The available empirical ecotoxicity information for Disperse Blue 79 and analogues of Disperse Blue 79 thus indicate that it is not likely to be highly hazardous to aquatic organisms.

B - In Other Environmental Compartments

Since Disperse Blue 79 may potentially enter soil from biosludge which is commonly used for soil enrichment as well as from the disposal of products that degrade and release Disperse Blue 79, it would be desirable to obtain toxicity data for soil organisms. Although no suitable ecological effects studies were found for this compound in soil, considering the toxicity data for aquatic organisms as well as the lack of bioaccumulation potential and its low bioavailability, potential for toxicity to soil-dwelling organisms is likely to be low. For the same reasons the toxicity potential is also likely to be low for sediment dwelling species, although this cannot be substantiated due to lack of whole organism sediment toxicity data for Disperse Blue 79 or suitable analogues.

Ecological Exposure Assessment

Environmental monitoring data relating to the presence of Disperse Blue 79 in the Canadian environment (water, suspended solids and sediment) have been identified (Table 8). This substance has been shown previously to be present in water, suspended solids and sediment downstream of textile mills in Canada (Maguire and Tkacz 1991). The upper concentration of Disperse Blue 79 in water in the Maguire and Tkacz (1991) study is three times the water solubility reported by Clariant (1996) , 18 times greater than the water solubility reported by Baughman and Perenich (1988) and similar to the water solubility referenced by Brown (1992) (Table 2).

Table 8. Concentrations of Disperse Blue 79 in the environment

Medium Location; year Concentration Reference
Water Yamaska River, Qc, 1985-1987 0.0019 to 0.0171 mg/L Maguire and Tkacz 1991
Suspended Solids 0.0008 to 0.0033mg/L
Sediment 0.1 to 4.2mg/kg (dw)
dw = dry weight

The Mass Flow Tool predicted releases to the water (sewers) from formulation use of this substance (Table 4). To address releases from industrial activities, Environment Canada’s Industrial Generic Exposure Tool – Aquatic (IGETA) was also employed to estimate the substance concentration (worst-case) in a generic water course receiving industrial effluents. The equation and inputs used to calculate the predicted environmental concentration (PEC) in the receiving water course are described in the Environment Canada (2008c). The environmental concentration predicted with Environment Canada’s Industrial Generic Exposure Tool – Aquatic (IGETA) assuming that 10,000 kg (the upper bound of the range of possible use quantities) was used at one facility was 0.0334 mg/L (Environment Canada 2008d). Conservative assumptions were made regarding receiving water body, by assuming the chemical is released to a very small river. A removal rate in a sewage treatment plant was modelled using ASTreat 1.0 (ASTreat 2006) and was equal to 68.8%. This is of similar range as the removal rate of 78% presented for 5 disperse dyes in ETAD (1992). The ASTreat (2006) removal rate was the most conservative modelled value for removal rates and therefore was included in the IGETA model.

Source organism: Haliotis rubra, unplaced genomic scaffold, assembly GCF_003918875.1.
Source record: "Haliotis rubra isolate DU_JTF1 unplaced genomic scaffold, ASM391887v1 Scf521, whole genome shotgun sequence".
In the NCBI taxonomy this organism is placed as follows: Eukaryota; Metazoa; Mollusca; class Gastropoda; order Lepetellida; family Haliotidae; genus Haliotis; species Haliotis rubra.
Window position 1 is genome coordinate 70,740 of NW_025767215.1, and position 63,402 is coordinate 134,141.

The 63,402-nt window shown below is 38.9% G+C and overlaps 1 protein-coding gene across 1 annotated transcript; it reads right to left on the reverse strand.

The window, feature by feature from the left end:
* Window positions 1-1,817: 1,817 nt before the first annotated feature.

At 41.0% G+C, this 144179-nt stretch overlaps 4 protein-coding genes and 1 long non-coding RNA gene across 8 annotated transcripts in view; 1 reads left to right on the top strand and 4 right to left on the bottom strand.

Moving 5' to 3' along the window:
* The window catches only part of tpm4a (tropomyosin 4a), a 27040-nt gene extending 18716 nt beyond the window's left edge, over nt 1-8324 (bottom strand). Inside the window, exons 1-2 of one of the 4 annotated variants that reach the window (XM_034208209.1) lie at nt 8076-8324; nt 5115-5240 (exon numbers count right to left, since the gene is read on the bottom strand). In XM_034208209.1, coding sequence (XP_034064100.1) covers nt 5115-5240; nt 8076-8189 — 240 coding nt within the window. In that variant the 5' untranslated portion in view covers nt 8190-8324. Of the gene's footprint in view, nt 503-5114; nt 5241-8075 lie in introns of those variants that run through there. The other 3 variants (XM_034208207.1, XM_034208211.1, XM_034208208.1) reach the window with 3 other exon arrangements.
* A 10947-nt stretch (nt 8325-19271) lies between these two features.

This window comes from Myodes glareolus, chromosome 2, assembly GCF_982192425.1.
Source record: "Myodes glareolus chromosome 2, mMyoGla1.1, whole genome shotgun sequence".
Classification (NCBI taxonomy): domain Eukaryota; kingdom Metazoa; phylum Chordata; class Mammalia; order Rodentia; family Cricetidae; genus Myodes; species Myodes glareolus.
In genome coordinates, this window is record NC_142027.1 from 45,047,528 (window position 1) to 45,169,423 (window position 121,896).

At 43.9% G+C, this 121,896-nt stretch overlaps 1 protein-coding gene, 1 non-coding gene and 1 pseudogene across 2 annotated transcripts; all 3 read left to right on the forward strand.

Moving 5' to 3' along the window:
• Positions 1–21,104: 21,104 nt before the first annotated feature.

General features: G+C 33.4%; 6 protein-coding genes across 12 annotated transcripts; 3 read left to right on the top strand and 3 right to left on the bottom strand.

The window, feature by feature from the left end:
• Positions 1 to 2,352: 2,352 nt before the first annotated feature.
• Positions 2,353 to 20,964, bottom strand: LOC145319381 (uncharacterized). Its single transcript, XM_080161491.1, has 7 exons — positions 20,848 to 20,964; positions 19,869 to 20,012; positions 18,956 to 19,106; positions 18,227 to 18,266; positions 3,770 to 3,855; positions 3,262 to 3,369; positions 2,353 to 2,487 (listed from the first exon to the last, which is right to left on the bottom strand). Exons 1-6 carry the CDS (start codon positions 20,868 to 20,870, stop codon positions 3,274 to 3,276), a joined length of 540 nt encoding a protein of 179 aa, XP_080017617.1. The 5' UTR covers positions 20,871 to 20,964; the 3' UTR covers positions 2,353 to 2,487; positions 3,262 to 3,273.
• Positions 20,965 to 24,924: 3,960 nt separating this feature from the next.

To address down-the-drain releases from consumer uses, Environment Canada’s spreadsheet model (Mega Flush) was used. Using Mega Flush, potential substance concentrations are estimated in multiple water bodies receiving sewage treatment plant (STP) effluents to which consumer products containing the substance may have been released (Environment Canada 2008e). The spreadsheet model is designed to provide these estimates based on conservative assumptions regarding the amount of chemical used and released by consumers. By default, primary and secondary STP removal rates are assumed to be of 0%, fraction released during use of 100%, the consumer use of the substance is assumed to extend over 365 days/year, and the flow rate used for receiving water bodies at all sites is a low-end (10th percentile) value. These estimates are made for approximately 1000 release sites across Canada, which account for most of the major STPs in Canada. These parameter values are considered to result in a very conservative scenario.

The equation and inputs used in Mega Flush to calculate the PEC of Disperse Blue 79 in the receiving water bodies are described in Environment Canada (2008f). The mass flow tool was used to predict releases to water (sewers) from formulation use and from consumer use of products containing this substance. A scenario was run assuming a total consumer use quantity of 20 780 kg/year (Environment Canada 2008b). This consumer use quantity was estimated conservatively using the total mass of substance reportedly imported into Canada by less than four companies based on information from the s. 71 survey, and applying the 30/70 ratio for dyes in textiles manufactured imported in Canada. A 10% loss of dye was then assumed for the total amount of the substance being used by consumers (Øllgaardet al. 1998). That is, 2078 kg of Disperse Blue 79 were predicted to be released to water, as a result of loss to sewers during the laundering of articles that contain this dye. Primary and secondary STP removal rates of 0% were used. These assumptions result in a very conservative scenario. Using this scenario, the Mega Flush tool estimates that the PEC in the receiving water bodies ranges from 0.00026 to 0.0032 mg/L.

Characterization of Ecological Risk